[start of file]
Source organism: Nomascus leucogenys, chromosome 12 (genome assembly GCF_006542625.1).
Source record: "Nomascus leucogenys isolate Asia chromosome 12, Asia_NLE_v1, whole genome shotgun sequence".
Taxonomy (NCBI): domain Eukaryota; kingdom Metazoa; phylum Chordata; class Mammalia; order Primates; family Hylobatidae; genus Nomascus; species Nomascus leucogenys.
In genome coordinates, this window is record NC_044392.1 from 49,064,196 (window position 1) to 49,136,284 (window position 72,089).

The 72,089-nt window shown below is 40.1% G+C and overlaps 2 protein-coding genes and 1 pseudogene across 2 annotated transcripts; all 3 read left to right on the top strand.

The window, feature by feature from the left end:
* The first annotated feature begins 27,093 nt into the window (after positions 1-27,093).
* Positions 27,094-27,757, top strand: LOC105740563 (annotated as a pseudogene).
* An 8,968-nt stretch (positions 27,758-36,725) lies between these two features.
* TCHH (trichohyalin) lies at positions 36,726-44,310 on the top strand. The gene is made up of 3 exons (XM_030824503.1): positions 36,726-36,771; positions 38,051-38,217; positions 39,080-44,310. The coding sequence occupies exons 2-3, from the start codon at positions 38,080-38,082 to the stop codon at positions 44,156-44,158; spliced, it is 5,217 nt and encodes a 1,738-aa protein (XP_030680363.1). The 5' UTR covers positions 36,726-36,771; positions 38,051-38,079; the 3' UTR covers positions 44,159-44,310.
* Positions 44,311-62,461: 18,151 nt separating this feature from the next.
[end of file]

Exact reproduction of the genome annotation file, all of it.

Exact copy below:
Source organism: Nomascus leucogenys, chromosome 12 (genome assembly GCF_006542625.1).
Source record: "Nomascus leucogenys isolate Asia chromosome 12, Asia_NLE_v1, whole genome shotgun sequence".
Taxonomy (NCBI): domain Eukaryota; kingdom Metazoa; phylum Chordata; class Mammalia; order Primates; family Hylobatidae; genus Nomascus; species Nomascus leucogenys.
In genome coordinates, this window is record NC_044392.1 from 49,064,196 (window position 1) to 49,136,284 (window position 72,089).

The 72,089-nt window shown below is 40.1% G+C and overlaps 2 protein-coding genes and 1 pseudogene across 2 annotated transcripts; all 3 read left to right on the top strand.

The window, feature by feature from the left end:
* The first annotated feature begins 27,093 nt into the window (after positions 1-27,093).
* Positions 27,094-27,757, top strand: LOC105740563 (annotated as a pseudogene).
* An 8,968-nt stretch (positions 27,758-36,725) lies between these two features.
* TCHH (trichohyalin) lies at positions 36,726-44,310 on the top strand. The gene is made up of 3 exons (XM_030824503.1): positions 36,726-36,771; positions 38,051-38,217; positions 39,080-44,310. The coding sequence occupies exons 2-3, from the start codon at positions 38,080-38,082 to the stop codon at positions 44,156-44,158; spliced, it is 5,217 nt and encodes a 1,738-aa protein (XP_030680363.1). The 5' UTR covers positions 36,726-36,771; positions 38,051-38,079; the 3' UTR covers positions 44,159-44,310.
* Positions 44,311-62,461: 18,151 nt separating this feature from the next.